Programmes at risk as more NGOs face closure
6 May 2020
More NGOs face cuts and closures as the volatile Covid-19 crisis continues. Our latest survey shows that 50 out of 116 organisations won’t survive longer than six months without additional funding.
This is an increase from 34 NGOs who said they faced closure after six months in our previous survey in late March. We surveyed our members again in late April to get more information on the repercussions of Covid-19 on international NGOs’ finances and operations.
NGOs are doing what they can to continue supporting the world’s most vulnerable people. But as financial pressures increase, 53% of respondents said that they have already or are planning on cutting programmes.
Here are the key findings from our survey of 116 CEOs of Bond members (representing over a quarter of our membership), ranging from small to large organisations.
More NGOs face closure in the next six months
43% of respondents said that their organisations will fold within six months unless they receive additional funding from other sources, whether public fundraising, institutional donors or the UK government. CAF’s latest survey shows that only 13% of British people are likely to donate to international charities, compared to 28% who are likely to donate to national charities and 48% who would donate to local charities.
DFID is providing some flexibility to those who already hold grants or contracts to help them cope with the effects of the virus on their programmes, although further clarification is needed. Only a quarter of Bond’s members receive direct funding from DFID currently.
"This all depends on the attitudes of the institutional donors, particularly UK, EU and US. If they remain committed to international development, we'll be fine, if not, we won't. " – small organisation
“We have seen some funders who previously funded both UK and overseas projects now accepting applications for UK projects only. And other funders delaying funding rounds or taking a short-sighted approach and not funding projects because of the current uncertainties.” – small organisation
Programmes still being scaled back
53% of respondents have already or are planning on cutting back programmes overseas.
“All programmes in country which require community work have been suspended and programmes funded from unrestricted funding have all had to be cancelled.” – medium NGO
“We estimate having to cut our overseas programmes expenditure by at least 20% and are working with our partners to cut budgets, at a time when they need more funding to respond to Covid-19.” – medium NGO
More cuts to staff costs
NGOs are resorting to a range of measures to reduce their staffing costs, further hampering operations. 10% of respondents reported that their organisation has made redundancies. 28% said their organisations have asked staff to take temporary pay reductions and 58% have frozen recruitment.
Get the latest information and advice on Covid-19 for your NGO
54% of Bond members who took part in the survey have furloughed staff, which means 2,082 people aren’t working on delivering their organisations’ missions. If this finding is replicated throughout the Bond membership and not just with survey respondents, then approximately 8,000 staff are currently not working.
“Because the government has excluded most charities from the loan scheme, and because there [is] no support to overseas charities beyond the furlough scheme, once furlough support ends we will struggle to take everyone back because our fundraising will not recover instantly once furlough support is withdrawn. And we can't access a loan to smooth this gap out with cashflow support.” – medium organisation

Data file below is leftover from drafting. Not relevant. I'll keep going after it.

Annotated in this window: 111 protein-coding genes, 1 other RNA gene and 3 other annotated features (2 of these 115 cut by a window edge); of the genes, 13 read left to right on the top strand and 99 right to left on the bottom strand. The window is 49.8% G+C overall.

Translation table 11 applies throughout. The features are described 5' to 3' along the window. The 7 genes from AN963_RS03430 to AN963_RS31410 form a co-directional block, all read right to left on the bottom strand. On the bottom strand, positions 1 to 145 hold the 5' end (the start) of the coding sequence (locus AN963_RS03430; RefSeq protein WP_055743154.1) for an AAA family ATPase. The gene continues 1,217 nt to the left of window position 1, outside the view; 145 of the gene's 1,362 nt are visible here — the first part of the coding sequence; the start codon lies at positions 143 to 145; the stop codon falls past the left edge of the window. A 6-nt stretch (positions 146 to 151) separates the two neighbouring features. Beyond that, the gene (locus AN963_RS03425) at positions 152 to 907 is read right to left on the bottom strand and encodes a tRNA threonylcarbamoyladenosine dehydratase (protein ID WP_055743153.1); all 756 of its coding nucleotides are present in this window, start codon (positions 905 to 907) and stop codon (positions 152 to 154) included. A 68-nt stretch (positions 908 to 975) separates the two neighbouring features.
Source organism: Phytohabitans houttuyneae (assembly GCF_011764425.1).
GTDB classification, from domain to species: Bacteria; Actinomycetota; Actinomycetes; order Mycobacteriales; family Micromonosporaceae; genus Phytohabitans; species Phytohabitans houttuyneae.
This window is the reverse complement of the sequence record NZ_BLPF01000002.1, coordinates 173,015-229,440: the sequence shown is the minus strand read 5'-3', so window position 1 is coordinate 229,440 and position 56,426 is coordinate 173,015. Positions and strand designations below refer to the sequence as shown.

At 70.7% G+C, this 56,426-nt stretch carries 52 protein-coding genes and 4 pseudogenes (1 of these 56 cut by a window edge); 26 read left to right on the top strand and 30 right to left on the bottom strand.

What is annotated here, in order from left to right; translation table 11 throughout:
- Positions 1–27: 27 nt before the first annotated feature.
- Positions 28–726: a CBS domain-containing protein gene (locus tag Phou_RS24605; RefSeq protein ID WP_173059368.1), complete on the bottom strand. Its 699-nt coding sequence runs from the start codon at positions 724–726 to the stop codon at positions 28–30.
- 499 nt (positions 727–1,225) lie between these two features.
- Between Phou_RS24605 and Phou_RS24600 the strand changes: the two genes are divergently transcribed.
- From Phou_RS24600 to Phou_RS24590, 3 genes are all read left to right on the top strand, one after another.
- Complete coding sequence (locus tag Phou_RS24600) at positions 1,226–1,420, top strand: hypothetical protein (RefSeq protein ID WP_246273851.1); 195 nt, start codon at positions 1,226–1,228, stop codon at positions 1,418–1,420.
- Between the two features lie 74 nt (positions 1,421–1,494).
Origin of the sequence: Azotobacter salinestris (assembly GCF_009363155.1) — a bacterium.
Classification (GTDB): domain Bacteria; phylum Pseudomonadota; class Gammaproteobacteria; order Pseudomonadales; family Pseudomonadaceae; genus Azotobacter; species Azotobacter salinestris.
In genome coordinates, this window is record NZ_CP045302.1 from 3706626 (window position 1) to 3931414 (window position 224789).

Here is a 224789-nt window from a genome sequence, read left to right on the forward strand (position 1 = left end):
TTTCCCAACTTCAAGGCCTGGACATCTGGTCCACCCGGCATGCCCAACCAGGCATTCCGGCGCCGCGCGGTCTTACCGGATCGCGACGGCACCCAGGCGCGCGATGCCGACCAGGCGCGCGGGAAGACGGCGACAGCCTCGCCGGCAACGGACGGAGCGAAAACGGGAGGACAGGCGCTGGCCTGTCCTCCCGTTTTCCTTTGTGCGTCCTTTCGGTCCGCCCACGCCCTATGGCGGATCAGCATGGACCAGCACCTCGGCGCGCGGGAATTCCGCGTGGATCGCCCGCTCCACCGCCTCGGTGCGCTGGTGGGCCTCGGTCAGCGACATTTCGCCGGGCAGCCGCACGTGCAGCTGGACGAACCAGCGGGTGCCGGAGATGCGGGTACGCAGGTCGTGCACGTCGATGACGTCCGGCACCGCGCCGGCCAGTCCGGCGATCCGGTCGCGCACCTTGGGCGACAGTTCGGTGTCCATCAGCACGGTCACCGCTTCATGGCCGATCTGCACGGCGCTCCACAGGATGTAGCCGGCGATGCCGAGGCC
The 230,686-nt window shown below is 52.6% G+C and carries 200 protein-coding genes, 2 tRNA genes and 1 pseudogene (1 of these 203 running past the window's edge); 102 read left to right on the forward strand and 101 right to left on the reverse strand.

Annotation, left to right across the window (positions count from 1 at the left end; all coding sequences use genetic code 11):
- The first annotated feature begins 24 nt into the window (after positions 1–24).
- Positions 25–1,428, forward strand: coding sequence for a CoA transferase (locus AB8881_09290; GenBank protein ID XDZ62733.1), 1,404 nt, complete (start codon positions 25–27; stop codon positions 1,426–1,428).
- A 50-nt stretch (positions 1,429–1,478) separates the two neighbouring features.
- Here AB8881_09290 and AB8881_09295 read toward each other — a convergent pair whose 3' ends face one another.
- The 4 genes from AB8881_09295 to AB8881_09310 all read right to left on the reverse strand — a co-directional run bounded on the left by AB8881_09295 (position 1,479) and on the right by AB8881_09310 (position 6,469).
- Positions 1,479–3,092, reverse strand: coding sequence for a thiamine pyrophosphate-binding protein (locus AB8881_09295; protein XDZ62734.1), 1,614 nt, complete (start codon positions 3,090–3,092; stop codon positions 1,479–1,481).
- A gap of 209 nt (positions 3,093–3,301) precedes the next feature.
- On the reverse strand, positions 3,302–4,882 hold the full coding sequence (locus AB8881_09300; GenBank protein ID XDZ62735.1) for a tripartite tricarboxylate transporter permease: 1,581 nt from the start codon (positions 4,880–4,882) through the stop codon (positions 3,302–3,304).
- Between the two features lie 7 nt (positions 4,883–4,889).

Small charities are being hit hardest
Our survey suggests small NGOs are disproportionately affected. Of the 40 organisations who will fold within six months without additional funding, 25 are small organisations (income under £2million) and 17 are medium organisations (income of £2million to £20million). Of the 61 organisations who are cutting programmes, 42% are small and 37% are medium-sized.
"We have lost all of this year's unrestricted funding, and as a small organisation with small levels of reserves we can't take such a hit. It poses an existential threat. " – small organisation
Of the 12 charities who are already making redundancies, seven are small and five are medium organisations, while none are large organisations (over £20million income).
“The reduction of income this year will lead to depleted reserves, which will curtail our planned activities next year. 70% of our unrestricted income is also linked to fundraising events, which we predict will have a lower return for the next 18 months at least, if they happen at all.” – small organisation
Long term effects on finances
The ramifications of the current crisis will continue for years to come for most NGOs. Only 28% of organisations said its effects will be limited to this financial year.
70% said the pandemic will continue to impact their organisational finances beyond this financial year, or will only start to affect them in the following financial year (2021/22).
"Based on the previous financial crises we believe that the economy will not recover to pre-coronavirus levels until 2023. This will restrict our donors’ ability to contribute to charitable activities." – large organisation
The timing of the pandemic is particularly difficult for faith-based organisations, who do a lot of their fundraising around Lent and Ramadan.
"More than 50% funds come during this month of Ramadan. Due to lockdown more than 70% of our normal fundraising campaigns in this period have been cancelled. Therefore, it will have a huge knock on effect on our overall budget for this year and beyond." – medium organisation